Sunday, January 22, 2012

Reddit and Y Combinator - this may be an effective move

This blog has recently talked about ineffective moves against perceived threats to freedom of speech in the United States.

Boycott GoDaddy? Just gives them publicity and doesn't put a dent in their bottom line.

Boycott NVIDIA? A few hobbyists aren't going to bring down a multi-billion dollar company.

Ah, you say, but you were wrong about Wikipedia. After the blackouts at Wikipedia, Google, and other sites, SOPA and PIPA died!

Don't kid yourself.

In the long term, the blackouts a few days ago will be as effective as the Twitter activity against the Egyptian government. How's that democracy going in Egypt right now? And even if SOPA and PIPA are dead, all that is needed are a few days and a new acronym and the whole thing will be back in Congress again. My favorite acronym candidate is PAK-MAN (Protect All Kids - Maintain Accurate Networks).

Why can I say that the threat from SOPA/PIPA v2.0 still exists? Because the proponents are still pouring more money into their cause.

But what if that money spigot ended up being useless - or if there were another money spigot that was directly opposed to what the SOPA/PIPA proponents want?

And no, I'm not suggesting that Christopher Dodd be convicted of bribery for threatening to cut off the cash flow to politicians. If you believe in the First Amendment, then you have to believe in ALL views protected by the First Amendment. And if Christopher Dodd and the Pfizer folks and the labor unions want to spend tens of millions of dollars to get their view out, I believe they have just as much of a right to do so as you or I.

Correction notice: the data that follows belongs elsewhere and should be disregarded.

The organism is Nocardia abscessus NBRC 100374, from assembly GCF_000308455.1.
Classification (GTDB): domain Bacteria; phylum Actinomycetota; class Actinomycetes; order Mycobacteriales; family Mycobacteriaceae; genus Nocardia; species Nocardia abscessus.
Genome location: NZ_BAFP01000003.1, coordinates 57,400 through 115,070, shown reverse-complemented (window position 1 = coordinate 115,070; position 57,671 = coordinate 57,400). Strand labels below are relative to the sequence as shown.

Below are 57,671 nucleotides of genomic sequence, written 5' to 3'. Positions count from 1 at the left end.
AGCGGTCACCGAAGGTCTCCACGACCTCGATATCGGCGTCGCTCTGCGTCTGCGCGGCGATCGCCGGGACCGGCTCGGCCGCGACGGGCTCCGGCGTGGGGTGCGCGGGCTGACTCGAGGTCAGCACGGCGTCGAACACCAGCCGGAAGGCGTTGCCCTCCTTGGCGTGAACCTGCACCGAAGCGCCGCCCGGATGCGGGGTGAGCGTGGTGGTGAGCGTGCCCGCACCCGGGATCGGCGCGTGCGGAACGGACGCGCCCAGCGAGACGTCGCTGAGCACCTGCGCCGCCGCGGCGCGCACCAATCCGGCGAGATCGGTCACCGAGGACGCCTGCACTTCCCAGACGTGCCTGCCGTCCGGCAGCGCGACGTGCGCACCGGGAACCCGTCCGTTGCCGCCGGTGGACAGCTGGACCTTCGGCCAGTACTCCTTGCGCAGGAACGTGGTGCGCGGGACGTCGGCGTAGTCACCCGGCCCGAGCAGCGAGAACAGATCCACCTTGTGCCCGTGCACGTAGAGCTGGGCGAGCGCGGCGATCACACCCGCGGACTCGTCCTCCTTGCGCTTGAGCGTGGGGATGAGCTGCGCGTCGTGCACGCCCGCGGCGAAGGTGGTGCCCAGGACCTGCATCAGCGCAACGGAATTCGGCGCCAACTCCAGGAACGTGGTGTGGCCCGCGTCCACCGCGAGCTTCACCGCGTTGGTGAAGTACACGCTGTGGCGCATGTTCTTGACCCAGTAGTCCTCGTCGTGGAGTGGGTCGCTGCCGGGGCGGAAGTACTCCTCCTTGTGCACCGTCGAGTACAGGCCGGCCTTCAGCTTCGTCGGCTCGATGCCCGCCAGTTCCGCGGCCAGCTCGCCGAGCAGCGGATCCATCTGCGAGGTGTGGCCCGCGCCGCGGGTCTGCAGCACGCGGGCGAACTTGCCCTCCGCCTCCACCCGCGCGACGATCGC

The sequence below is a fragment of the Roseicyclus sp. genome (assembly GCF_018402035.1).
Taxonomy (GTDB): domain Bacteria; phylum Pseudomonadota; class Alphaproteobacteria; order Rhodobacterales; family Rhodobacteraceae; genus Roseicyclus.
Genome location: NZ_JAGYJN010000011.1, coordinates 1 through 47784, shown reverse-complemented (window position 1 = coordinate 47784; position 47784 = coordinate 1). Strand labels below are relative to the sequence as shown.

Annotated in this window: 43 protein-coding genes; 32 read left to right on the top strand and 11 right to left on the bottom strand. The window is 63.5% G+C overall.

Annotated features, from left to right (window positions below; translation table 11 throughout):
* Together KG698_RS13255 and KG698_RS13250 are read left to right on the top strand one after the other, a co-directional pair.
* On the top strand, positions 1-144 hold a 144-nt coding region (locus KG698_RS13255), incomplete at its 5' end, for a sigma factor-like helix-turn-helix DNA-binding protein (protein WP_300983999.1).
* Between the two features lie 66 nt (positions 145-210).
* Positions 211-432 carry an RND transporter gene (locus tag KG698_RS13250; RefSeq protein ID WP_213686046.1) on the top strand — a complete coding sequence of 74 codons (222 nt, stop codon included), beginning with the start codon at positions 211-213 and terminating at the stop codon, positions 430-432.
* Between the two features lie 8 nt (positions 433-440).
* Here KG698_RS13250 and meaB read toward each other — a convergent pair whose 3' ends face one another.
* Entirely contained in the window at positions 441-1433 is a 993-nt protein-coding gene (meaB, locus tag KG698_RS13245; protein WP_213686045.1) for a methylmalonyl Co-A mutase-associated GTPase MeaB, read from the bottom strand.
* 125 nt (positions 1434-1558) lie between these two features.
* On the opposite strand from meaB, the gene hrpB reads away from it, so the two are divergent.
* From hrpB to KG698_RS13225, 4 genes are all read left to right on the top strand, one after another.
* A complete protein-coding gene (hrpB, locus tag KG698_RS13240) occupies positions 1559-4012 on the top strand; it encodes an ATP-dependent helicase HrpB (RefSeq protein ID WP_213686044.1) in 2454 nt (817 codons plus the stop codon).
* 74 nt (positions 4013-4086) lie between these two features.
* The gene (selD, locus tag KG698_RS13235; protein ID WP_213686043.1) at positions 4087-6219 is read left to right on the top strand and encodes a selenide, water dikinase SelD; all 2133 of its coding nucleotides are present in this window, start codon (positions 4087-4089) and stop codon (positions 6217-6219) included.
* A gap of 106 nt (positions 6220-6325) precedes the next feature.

But what if they spend all that money and it goes for naught?

Steven Hodson recently shared something from Techie Buzz. This post mentioned two proposed initiatives that go to the heart of the matter. The first:

Reddit is looking to boycott movies made by the top six recording studios, namely Walt Disney, Sony, Paramount, Fox, Universal and Warner Brothers.

Ho hum, you might say, but consider that the Reddit participants are knowledgeable in social media - and that the six listed studios depend more and more upon social media to get the message out about their movies. (And, for some of these companies, their record albums and television shows.)

If you want to see Reddit discussions on boycotting Hollywood, here's a search.

Now can you imagine what Reddit-fueled activists can do with something like this?

Here's one idea. Imagine that SuperDuperStudio posts a YouTube trailer for its forthcoming blockbuster movie, Explosions and Girls in Bikinis (in 3-D)!!!! You see, when that trailer gets posted on YouTube, people are allowed to vote on it, and to offer comments.

Once the Reddit people get done with that, Rebecca Black will look like a Grammy Award candidate. When these studios get millions of negative votes and "U SUK" comments on all of their social media outlets, entire marketing campaigns will be adversely affected.

So if all the cool kids say DISNY SUX, then what's a teenager going to do with his or her summer? That's where the other part of the campaign comes in.

At the same time, popular startup-funding firm Y Combinator has decided to fund startups that will compete with movies and TV shows.

Again, a potential ho hum, except for the fact that Y Combinator understands industry issues even more than the passionate Reddit folks. Read their piece Kill Hollywood.

Imagine how some of these pitch meetings will go: